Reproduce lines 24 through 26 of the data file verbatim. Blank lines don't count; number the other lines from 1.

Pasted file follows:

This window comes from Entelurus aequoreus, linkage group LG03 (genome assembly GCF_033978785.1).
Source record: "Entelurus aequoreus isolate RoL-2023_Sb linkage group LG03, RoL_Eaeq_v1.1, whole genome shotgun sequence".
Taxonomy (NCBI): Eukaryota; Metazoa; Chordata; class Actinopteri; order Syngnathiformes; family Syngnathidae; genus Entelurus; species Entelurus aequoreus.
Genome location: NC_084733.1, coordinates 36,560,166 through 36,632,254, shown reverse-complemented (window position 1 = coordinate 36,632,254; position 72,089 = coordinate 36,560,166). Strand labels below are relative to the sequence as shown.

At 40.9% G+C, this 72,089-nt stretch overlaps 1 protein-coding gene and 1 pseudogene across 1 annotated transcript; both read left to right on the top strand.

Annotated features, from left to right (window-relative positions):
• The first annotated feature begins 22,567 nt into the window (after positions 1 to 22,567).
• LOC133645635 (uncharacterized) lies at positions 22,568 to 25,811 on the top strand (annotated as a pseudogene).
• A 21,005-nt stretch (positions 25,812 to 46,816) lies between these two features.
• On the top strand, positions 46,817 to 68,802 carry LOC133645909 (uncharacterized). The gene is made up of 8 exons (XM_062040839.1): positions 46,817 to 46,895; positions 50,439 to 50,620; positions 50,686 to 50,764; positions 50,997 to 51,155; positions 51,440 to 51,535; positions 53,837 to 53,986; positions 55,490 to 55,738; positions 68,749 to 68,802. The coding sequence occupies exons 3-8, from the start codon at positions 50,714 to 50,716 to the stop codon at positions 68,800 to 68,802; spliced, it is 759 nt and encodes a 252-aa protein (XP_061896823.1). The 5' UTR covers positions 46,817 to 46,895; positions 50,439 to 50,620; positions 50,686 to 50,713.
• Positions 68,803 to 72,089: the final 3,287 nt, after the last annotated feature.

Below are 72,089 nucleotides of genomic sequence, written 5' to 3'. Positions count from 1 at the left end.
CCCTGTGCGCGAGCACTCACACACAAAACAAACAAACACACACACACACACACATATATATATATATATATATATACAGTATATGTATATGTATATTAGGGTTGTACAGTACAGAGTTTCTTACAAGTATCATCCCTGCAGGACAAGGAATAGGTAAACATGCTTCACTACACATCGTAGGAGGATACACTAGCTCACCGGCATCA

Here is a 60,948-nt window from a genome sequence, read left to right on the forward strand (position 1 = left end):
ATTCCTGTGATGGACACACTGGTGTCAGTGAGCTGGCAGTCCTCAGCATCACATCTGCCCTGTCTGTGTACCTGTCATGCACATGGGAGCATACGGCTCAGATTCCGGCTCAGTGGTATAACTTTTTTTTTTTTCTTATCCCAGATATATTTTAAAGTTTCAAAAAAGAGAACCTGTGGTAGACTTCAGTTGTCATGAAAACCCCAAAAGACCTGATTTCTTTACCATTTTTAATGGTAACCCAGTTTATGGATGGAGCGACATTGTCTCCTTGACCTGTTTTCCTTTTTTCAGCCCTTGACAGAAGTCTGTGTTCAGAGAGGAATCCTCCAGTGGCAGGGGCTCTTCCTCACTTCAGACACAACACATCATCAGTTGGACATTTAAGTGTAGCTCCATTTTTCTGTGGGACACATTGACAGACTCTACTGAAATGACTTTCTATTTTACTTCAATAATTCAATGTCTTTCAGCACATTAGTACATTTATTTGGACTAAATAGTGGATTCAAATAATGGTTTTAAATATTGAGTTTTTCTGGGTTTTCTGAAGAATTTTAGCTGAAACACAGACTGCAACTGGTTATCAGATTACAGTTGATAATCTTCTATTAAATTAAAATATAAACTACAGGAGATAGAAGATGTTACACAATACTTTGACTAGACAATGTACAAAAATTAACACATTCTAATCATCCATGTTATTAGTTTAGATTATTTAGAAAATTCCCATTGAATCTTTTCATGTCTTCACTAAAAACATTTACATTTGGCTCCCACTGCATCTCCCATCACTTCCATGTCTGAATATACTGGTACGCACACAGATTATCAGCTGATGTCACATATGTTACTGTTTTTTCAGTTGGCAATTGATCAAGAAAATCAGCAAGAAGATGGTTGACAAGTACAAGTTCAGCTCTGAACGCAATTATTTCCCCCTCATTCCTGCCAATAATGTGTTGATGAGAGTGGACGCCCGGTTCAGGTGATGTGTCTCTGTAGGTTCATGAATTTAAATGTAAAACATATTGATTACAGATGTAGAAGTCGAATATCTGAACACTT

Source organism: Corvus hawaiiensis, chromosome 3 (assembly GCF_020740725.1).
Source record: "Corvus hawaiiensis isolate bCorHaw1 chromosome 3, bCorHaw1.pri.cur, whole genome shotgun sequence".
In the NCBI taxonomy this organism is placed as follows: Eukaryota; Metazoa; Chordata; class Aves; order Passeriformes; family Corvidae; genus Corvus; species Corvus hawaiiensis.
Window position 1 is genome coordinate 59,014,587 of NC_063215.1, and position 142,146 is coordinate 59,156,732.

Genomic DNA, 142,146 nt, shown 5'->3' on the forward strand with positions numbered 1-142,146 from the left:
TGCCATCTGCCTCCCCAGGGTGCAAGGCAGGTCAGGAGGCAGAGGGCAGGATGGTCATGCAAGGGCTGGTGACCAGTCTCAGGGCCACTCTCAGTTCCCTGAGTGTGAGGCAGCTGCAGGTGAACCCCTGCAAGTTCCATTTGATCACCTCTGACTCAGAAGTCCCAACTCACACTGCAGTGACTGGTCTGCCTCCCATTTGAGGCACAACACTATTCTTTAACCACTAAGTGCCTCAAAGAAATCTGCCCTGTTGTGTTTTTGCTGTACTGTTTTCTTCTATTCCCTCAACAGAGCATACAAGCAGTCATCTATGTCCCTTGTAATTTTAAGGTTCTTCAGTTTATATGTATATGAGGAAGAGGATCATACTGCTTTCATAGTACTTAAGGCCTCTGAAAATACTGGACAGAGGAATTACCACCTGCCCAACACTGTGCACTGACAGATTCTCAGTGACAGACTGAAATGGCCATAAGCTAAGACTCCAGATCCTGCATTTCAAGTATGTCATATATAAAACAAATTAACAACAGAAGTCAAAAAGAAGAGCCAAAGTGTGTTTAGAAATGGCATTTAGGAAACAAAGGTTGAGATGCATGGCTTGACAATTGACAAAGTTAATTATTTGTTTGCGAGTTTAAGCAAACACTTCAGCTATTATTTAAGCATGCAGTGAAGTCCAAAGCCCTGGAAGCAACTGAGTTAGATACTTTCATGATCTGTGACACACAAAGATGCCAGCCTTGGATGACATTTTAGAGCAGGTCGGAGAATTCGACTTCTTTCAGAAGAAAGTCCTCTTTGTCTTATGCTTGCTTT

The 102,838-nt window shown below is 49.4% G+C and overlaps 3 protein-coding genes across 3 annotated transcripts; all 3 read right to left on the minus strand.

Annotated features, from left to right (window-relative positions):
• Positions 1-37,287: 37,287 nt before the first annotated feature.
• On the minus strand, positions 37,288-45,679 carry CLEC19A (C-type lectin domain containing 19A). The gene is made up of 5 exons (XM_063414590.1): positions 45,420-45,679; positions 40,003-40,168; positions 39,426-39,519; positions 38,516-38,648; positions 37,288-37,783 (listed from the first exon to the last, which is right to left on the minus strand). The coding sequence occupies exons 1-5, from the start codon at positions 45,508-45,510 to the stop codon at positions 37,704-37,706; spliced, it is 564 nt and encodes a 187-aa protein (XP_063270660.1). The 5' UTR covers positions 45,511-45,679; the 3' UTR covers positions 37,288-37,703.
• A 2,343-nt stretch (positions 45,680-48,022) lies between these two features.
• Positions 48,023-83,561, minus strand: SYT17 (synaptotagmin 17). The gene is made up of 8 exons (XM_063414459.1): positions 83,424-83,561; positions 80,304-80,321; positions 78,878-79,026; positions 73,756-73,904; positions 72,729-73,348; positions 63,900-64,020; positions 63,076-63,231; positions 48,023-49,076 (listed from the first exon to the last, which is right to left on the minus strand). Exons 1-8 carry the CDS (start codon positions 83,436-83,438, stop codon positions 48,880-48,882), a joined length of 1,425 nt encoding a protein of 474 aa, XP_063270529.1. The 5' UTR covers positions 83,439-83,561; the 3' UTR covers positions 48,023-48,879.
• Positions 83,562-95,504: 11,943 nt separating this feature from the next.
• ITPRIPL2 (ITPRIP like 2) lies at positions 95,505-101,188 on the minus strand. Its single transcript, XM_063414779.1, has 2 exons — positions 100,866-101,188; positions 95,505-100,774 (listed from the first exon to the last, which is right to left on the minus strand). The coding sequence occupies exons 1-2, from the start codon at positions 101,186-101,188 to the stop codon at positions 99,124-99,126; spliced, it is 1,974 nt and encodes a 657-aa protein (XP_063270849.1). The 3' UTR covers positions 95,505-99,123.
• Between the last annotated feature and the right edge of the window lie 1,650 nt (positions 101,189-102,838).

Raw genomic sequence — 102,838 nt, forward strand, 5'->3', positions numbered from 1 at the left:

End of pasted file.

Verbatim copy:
• Positions 1-37,287: 37,287 nt before the first annotated feature.
• On the minus strand, positions 37,288-45,679 carry CLEC19A (C-type lectin domain containing 19A). The gene is made up of 5 exons (XM_063414590.1): positions 45,420-45,679; positions 40,003-40,168; positions 39,426-39,519; positions 38,516-38,648; positions 37,288-37,783 (listed from the first exon to the last, which is right to left on the minus strand). The coding sequence occupies exons 1-5, from the start codon at positions 45,508-45,510 to the stop codon at positions 37,704-37,706; spliced, it is 564 nt and encodes a 187-aa protein (XP_063270660.1). The 5' UTR covers positions 45,511-45,679; the 3' UTR covers positions 37,288-37,703.
• A 2,343-nt stretch (positions 45,680-48,022) lies between these two features.